The Cave of Altamira in Cantabria contain some of the most well-preserved Paleolithic cave paintings in Europe. Located just outside the town of Santillana del Mar, these caves were designated a UNESCO World Heritage Site in 1985.
The caves were formed naturally by erosion from the Altamira River and were inhabited during the Upper Paleolithic period, some 35,000 to 11,000 years ago. Evidence suggests that the occupants of the caves were groups of hunter-gatherer groups who used them from time to time as temporary shelter. These groups would have used rudimentary tools made of stone, bone and wood.
It was during this time that the cave walls were decorated with remarkably lifelike paintings of bison, horses and deer as well as other abstract shapes. The artists used charcoal and ochre pigments made from iron oxide or hematite to create the paintings. The largest chamber, known as the Hall of the Bulls, contains a remarkable 5 metre long mural of a bull on its ceiling. Other chambers feature paintings of various animals, handprints, and mysterious abstract symbols.
Discovery of the Cave of Altamira
The caves were rediscovered in 1879 by a local hunter named Modesto Cubillas. He reported his stunning find to Marcelino Sanz de Sautuola, a Spanish scholar and prehistorian who lived nearby. Sautuola excavated parts of the cave and was the first to understand the prehistoric origins of the artwork. In 1880, he published his research, hypothesizing that the paintings were created by primitive cave dwellers.
At the time, most scholars firmly rejected his theory, insisting that prehistoric humans were incapable of such advanced artistry. It would be decades before Sautuola’s revolutionary conclusions were accepted by the scientific community.
Visiting the Cave of Altamira
If you’re hoping to visit the Cave of Altamira you’re probably going to be disappointed as the original caves are mostly closed to the public. This ensures that humidity, temperature and carbon dioxide levels can be maintained. There is, however, a lottery system which allows 37 lucky visitors per week to visit the original caves. Such a strict visitation limit is an indication of just how fragile the cave paintings are, and how much effort goes into their conservation.
Fortunately, assuming you don’t win the lottery, there is an excellent replica cave just 200 metres away which is open to the public. The Altamira National Museum and Research Centre is an impressive museum which allows visitors to appreciate these incredible Paleolithic cave paintings without endangering the originals. It is one of the most popular tourist attractions in Cantabria.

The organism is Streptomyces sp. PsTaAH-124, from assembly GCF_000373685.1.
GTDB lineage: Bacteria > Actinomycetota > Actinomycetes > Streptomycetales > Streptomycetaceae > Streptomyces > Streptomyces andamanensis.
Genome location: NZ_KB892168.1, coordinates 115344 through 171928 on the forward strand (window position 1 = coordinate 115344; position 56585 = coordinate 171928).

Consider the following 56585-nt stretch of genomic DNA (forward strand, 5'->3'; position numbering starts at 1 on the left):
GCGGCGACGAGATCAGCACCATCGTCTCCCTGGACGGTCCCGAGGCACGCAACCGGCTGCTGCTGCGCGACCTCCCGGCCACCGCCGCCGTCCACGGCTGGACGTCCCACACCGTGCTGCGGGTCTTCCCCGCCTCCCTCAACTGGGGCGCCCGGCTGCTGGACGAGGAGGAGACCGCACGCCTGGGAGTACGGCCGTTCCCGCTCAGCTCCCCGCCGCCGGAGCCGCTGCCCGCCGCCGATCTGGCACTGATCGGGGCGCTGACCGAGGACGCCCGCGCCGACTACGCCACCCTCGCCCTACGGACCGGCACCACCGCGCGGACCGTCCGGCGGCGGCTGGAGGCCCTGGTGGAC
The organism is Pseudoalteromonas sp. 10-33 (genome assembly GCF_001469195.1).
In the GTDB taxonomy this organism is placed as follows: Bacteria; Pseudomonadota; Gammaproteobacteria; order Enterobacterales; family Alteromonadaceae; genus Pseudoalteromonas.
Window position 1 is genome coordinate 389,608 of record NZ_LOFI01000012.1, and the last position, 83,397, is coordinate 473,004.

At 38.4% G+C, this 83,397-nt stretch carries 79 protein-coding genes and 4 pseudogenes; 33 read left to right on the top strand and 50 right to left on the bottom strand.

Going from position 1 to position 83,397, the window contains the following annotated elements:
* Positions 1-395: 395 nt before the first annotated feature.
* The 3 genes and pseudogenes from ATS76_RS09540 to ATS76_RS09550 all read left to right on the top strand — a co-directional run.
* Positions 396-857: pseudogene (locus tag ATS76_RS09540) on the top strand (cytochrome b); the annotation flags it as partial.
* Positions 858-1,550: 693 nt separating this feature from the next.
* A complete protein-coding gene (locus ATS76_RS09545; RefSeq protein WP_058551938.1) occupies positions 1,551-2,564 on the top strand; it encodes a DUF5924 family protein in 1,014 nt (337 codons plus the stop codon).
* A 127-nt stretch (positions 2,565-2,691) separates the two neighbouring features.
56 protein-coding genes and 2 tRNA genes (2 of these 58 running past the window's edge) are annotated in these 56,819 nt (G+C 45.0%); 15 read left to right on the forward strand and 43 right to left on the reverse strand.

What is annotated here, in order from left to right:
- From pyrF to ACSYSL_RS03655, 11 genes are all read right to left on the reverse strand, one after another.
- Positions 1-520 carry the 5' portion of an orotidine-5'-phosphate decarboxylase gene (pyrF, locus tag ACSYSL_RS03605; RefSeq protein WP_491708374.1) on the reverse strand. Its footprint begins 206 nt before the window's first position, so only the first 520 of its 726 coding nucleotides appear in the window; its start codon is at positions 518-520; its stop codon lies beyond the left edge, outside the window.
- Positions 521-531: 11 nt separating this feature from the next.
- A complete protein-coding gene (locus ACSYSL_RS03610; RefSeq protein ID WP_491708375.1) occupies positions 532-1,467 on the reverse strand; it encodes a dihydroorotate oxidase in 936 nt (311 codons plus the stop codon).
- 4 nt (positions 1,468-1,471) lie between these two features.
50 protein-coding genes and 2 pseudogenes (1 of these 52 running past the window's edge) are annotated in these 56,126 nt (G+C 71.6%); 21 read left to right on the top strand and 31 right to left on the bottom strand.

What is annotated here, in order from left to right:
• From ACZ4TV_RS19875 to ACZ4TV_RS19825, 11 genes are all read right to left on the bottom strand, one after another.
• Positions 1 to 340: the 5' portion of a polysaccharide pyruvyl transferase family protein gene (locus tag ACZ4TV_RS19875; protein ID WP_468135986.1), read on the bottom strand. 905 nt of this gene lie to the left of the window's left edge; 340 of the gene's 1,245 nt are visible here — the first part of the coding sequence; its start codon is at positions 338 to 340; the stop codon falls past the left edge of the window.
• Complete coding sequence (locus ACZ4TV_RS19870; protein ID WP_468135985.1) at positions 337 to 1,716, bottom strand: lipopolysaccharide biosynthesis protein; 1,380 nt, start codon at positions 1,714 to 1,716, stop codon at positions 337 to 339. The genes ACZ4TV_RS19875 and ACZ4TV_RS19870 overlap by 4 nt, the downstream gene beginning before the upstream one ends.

Altamira National Museum and Research Centre
The replica caves at the Museum of Altamira are high quality and worth visiting. Experts spent over 20 years perfecting the replicas to accurately portray the real caves. They used 3D scanning, specialized molding and casting techniques, precision measurements, and carefully formulated paints to mimic the originals.
The result is an extremely detailed reproduction of the chambers, textures, shapes, and prehistoric paintings. The replicas effectively capture the awe and colors of the 16,000 year old artwork. They provide the full experience of seeing the paintings’ size, artistic techniques, and positioning within the caves.
The museum also has great educational exhibits that give context on Paleolithic history, archaeology, and artist techniques used. Visitors often say the replicas amazingly similar to actually being inside the real caves. They offer an unforgettable immersive experience.
Archaeological Museum of Madrid
Museums are always seeking to acquire the best collections of original artifacts to attract history-hungry visitors. However, it is not always possible to display unique objects, either because they cannot be exhibited or another museum already owns them. Because of this, many opt to create precise replicas that can substitute for the lack of original objects. This is what happened with the Cave of Altamira which are on display at the Archaeological Museum of Madrid (MAM).
Whilst this museum is best known for hosting iconic figures such as the Lady of Elche and the Lady of Baza, it also has an attraction which isn’t well known in Madrid. Within the gardens of the Archaeological Museum, facing Calle Serrano, there is an exact replica of the Caves of Altamira. This is a great opportunity for visitors to the Capital to see a perfect copy of these remarkable Paleolithic cave paintings.